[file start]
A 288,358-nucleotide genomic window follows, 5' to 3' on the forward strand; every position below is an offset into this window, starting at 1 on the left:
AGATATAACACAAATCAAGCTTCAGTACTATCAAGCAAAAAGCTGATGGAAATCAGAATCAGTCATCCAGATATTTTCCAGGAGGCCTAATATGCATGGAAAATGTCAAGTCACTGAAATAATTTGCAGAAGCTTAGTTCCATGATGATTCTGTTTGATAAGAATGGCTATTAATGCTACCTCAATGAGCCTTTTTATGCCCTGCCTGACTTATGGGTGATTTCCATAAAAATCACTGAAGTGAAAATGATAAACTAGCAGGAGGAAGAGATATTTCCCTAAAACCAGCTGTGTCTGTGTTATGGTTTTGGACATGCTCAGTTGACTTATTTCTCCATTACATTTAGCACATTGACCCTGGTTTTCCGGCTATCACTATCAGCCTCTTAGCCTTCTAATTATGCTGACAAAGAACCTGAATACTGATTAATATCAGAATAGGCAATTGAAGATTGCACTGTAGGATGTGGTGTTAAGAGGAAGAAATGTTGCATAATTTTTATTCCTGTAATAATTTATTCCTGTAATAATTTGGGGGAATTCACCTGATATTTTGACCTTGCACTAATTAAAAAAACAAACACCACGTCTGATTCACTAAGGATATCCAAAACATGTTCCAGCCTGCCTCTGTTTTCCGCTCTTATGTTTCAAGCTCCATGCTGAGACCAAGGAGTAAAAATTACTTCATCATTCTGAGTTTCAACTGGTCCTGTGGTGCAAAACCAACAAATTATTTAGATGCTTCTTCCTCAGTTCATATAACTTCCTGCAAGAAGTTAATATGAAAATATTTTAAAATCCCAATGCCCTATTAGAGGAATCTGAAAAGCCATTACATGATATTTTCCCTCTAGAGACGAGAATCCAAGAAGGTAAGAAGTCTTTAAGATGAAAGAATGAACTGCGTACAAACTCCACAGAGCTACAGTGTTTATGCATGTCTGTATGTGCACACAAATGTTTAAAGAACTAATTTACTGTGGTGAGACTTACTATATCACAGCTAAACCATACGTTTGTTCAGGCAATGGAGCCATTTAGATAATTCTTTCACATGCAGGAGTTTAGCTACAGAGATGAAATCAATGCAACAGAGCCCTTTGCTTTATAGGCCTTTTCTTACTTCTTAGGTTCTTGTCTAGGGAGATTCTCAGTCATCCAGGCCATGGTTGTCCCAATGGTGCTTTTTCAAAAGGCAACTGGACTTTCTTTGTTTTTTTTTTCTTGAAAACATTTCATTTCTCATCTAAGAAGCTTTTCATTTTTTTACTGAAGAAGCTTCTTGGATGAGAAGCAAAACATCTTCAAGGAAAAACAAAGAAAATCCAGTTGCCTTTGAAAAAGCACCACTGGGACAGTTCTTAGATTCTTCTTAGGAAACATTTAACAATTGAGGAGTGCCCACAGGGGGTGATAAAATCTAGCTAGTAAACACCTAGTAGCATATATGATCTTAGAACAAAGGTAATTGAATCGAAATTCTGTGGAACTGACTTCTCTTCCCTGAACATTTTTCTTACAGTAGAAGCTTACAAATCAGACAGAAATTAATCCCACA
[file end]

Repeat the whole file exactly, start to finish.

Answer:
A 288,358-nucleotide genomic window follows, 5' to 3' on the forward strand; every position below is an offset into this window, starting at 1 on the left:
AGATATAACACAAATCAAGCTTCAGTACTATCAAGCAAAAAGCTGATGGAAATCAGAATCAGTCATCCAGATATTTTCCAGGAGGCCTAATATGCATGGAAAATGTCAAGTCACTGAAATAATTTGCAGAAGCTTAGTTCCATGATGATTCTGTTTGATAAGAATGGCTATTAATGCTACCTCAATGAGCCTTTTTATGCCCTGCCTGACTTATGGGTGATTTCCATAAAAATCACTGAAGTGAAAATGATAAACTAGCAGGAGGAAGAGATATTTCCCTAAAACCAGCTGTGTCTGTGTTATGGTTTTGGACATGCTCAGTTGACTTATTTCTCCATTACATTTAGCACATTGACCCTGGTTTTCCGGCTATCACTATCAGCCTCTTAGCCTTCTAATTATGCTGACAAAGAACCTGAATACTGATTAATATCAGAATAGGCAATTGAAGATTGCACTGTAGGATGTGGTGTTAAGAGGAAGAAATGTTGCATAATTTTTATTCCTGTAATAATTTATTCCTGTAATAATTTGGGGGAATTCACCTGATATTTTGACCTTGCACTAATTAAAAAAACAAACACCACGTCTGATTCACTAAGGATATCCAAAACATGTTCCAGCCTGCCTCTGTTTTCCGCTCTTATGTTTCAAGCTCCATGCTGAGACCAAGGAGTAAAAATTACTTCATCATTCTGAGTTTCAACTGGTCCTGTGGTGCAAAACCAACAAATTATTTAGATGCTTCTTCCTCAGTTCATATAACTTCCTGCAAGAAGTTAATATGAAAATATTTTAAAATCCCAATGCCCTATTAGAGGAATCTGAAAAGCCATTACATGATATTTTCCCTCTAGAGACGAGAATCCAAGAAGGTAAGAAGTCTTTAAGATGAAAGAATGAACTGCGTACAAACTCCACAGAGCTACAGTGTTTATGCATGTCTGTATGTGCACACAAATGTTTAAAGAACTAATTTACTGTGGTGAGACTTACTATATCACAGCTAAACCATACGTTTGTTCAGGCAATGGAGCCATTTAGATAATTCTTTCACATGCAGGAGTTTAGCTACAGAGATGAAATCAATGCAACAGAGCCCTTTGCTTTATAGGCCTTTTCTTACTTCTTAGGTTCTTGTCTAGGGAGATTCTCAGTCATCCAGGCCATGGTTGTCCCAATGGTGCTTTTTCAAAAGGCAACTGGACTTTCTTTGTTTTTTTTTTCTTGAAAACATTTCATTTCTCATCTAAGAAGCTTTTCATTTTTTTACTGAAGAAGCTTCTTGGATGAGAAGCAAAACATCTTCAAGGAAAAACAAAGAAAATCCAGTTGCCTTTGAAAAAGCACCACTGGGACAGTTCTTAGATTCTTCTTAGGAAACATTTAACAATTGAGGAGTGCCCACAGGGGGTGATAAAATCTAGCTAGTAAACACCTAGTAGCATATATGATCTTAGAACAAAGGTAATTGAATCGAAATTCTGTGGAACTGACTTCTCTTCCCTGAACATTTTTCTTACAGTAGAAGCTTACAAATCAGACAGAAATTAATCCCACA